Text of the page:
Circuit breaker in the stock market is a regulatory mechanism that prevents trading for a specific amount of time when the market is too volatile. In simple words, if there is a massive fall or sudden surge in the stock market, trading is stopped at that time to let Investors Analyze the events and make better Decisions. This mechanism helps to prevent investors from surprises and curb huge losses on a particular trading day.
In 2001, index-based market-wide circuit breaker mechanism was implemented by the Securities and Exchange Board of India (SEBI). The Circuit breaker is implemented at 3 stages of the Market Index Movement- 10%, 15% and 20%.
There is a coordinated halt at all trading in the nation once the Circuit breaker is triggered. In India, the Circuit breaker can be triggered by Nifty 50 or BSE Sensex, whichever hits the lower or upper limit first.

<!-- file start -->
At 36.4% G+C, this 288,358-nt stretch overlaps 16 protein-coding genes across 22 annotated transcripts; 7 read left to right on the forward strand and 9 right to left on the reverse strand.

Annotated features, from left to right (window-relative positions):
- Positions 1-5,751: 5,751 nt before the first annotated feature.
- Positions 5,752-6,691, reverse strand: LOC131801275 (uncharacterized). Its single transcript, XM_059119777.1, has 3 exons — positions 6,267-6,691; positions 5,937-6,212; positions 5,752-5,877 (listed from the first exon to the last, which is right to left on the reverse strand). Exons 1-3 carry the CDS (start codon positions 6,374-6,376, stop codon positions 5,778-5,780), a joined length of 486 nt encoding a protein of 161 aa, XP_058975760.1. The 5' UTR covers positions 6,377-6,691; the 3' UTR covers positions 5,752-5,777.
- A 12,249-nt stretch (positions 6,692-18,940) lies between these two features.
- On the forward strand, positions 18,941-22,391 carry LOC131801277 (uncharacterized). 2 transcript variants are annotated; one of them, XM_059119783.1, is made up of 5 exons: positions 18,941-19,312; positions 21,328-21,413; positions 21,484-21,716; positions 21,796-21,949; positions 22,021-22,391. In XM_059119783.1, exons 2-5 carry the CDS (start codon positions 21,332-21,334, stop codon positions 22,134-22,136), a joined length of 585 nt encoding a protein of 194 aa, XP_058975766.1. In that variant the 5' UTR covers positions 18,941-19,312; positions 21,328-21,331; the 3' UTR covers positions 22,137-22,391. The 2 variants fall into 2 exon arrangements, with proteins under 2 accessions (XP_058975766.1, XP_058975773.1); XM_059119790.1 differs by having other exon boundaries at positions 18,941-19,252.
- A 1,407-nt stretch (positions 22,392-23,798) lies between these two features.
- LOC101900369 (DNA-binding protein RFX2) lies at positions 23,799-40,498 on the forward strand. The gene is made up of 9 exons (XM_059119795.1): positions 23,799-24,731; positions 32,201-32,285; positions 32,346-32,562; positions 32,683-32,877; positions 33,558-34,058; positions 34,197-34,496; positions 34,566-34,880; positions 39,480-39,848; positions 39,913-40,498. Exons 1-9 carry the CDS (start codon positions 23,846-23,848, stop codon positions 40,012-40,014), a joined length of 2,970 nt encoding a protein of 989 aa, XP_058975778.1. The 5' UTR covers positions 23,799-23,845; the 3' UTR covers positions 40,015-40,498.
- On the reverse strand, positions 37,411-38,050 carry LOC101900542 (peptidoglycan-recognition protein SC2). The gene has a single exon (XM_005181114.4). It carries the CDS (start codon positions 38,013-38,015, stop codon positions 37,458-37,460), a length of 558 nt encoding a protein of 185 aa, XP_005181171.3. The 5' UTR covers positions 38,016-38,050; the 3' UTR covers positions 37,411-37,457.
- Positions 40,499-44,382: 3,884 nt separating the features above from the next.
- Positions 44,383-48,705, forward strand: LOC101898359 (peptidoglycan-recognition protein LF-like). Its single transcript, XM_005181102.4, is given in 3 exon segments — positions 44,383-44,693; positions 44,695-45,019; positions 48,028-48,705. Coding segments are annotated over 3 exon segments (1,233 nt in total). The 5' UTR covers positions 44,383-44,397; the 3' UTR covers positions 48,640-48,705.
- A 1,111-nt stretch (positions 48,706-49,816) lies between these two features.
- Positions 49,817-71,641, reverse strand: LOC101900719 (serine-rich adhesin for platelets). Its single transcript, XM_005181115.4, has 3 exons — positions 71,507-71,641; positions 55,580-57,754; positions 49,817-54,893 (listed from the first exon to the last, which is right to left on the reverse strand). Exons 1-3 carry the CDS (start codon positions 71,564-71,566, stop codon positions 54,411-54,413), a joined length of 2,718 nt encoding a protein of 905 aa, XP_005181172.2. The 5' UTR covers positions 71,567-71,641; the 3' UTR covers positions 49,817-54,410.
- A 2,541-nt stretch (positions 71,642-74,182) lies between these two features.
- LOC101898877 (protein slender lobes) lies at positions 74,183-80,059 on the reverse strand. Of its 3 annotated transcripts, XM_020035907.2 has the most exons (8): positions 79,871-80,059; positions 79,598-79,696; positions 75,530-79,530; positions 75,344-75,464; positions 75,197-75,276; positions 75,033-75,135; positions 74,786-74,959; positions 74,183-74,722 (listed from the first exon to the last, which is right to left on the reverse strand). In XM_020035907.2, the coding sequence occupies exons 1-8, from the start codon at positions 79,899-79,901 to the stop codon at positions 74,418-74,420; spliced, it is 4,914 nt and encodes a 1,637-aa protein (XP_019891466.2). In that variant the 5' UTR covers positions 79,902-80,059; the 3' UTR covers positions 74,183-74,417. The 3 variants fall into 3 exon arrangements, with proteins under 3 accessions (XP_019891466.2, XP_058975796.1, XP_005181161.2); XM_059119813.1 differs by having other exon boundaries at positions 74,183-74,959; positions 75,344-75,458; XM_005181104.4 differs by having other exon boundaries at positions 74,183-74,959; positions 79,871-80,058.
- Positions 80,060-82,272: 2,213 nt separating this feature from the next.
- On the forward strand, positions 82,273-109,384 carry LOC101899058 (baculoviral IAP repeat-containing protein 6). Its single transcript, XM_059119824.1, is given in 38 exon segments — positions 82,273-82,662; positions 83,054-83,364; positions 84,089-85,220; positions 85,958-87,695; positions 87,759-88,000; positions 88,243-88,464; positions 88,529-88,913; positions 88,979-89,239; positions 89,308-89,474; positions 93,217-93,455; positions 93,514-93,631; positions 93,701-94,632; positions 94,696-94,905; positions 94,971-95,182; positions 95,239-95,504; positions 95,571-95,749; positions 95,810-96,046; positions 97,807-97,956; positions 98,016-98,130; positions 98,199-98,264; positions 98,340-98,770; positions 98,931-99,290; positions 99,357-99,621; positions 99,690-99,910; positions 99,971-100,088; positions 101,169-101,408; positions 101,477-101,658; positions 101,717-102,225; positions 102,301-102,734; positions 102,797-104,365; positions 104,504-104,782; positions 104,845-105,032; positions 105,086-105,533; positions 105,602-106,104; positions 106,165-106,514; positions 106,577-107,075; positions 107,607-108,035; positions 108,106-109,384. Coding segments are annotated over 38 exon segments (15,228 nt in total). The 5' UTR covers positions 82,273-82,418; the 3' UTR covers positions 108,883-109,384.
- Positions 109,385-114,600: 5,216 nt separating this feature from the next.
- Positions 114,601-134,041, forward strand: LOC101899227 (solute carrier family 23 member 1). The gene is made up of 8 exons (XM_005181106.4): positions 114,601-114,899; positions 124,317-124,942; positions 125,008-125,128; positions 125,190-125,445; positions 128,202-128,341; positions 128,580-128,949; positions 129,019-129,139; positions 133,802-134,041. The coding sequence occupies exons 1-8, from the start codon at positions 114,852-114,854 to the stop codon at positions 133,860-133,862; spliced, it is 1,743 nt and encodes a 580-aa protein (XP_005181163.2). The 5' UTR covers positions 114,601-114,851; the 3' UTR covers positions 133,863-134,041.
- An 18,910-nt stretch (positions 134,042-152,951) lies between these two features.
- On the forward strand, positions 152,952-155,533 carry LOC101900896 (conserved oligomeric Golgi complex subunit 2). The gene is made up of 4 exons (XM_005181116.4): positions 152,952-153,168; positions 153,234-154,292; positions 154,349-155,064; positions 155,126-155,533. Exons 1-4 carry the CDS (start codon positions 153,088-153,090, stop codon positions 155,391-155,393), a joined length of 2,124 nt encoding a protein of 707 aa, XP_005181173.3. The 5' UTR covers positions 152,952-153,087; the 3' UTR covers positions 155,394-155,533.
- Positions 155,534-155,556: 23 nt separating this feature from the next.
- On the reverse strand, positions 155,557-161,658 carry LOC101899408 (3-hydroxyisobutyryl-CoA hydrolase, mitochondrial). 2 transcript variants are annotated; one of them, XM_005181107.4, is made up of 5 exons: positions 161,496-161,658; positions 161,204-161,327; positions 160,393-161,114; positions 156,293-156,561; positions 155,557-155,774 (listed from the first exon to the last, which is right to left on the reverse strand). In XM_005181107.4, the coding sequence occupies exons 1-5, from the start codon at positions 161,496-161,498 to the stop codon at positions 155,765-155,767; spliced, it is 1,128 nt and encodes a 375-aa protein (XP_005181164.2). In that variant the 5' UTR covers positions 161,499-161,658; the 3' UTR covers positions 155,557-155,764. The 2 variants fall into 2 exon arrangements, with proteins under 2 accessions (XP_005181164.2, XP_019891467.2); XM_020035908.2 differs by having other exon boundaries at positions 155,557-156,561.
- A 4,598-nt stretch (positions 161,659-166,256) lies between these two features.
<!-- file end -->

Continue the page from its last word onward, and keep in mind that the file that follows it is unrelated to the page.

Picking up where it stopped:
There are two types of Circuit breakers
● Lower circuit breaker- This applies when an Index hits the lower level of the trigger in a free fall.
● Upper circuit breaker- This applies when an Index surges to an upper limit of the trigger during a sharp rise.
The Circuit breaker trigger limits for 10%, 15% and 20% are set daily basis by SEBI according to the previous day’s Index level rounded off to nearest tick size. When the Circuit breaker trigger limit is breached, trading is halted for different durations throughout the day. If the 10% or the 15% limit is breached before 1 pm, the trading is halted for 45 minutes or 1 hour 45 minutes respectively, with a 15 minutes pre-open call auction session before beginning of the session. If the 20% limit is breached any time of the trading hours, the market is halted for the remainder of the day. If the 10% limit is breached after 2:30 pm on a trading day, there is no halt and the trading continues till the end of the day. In the case of 15% limit breach, post 2:00 p.m the market is halted till end of trading hours.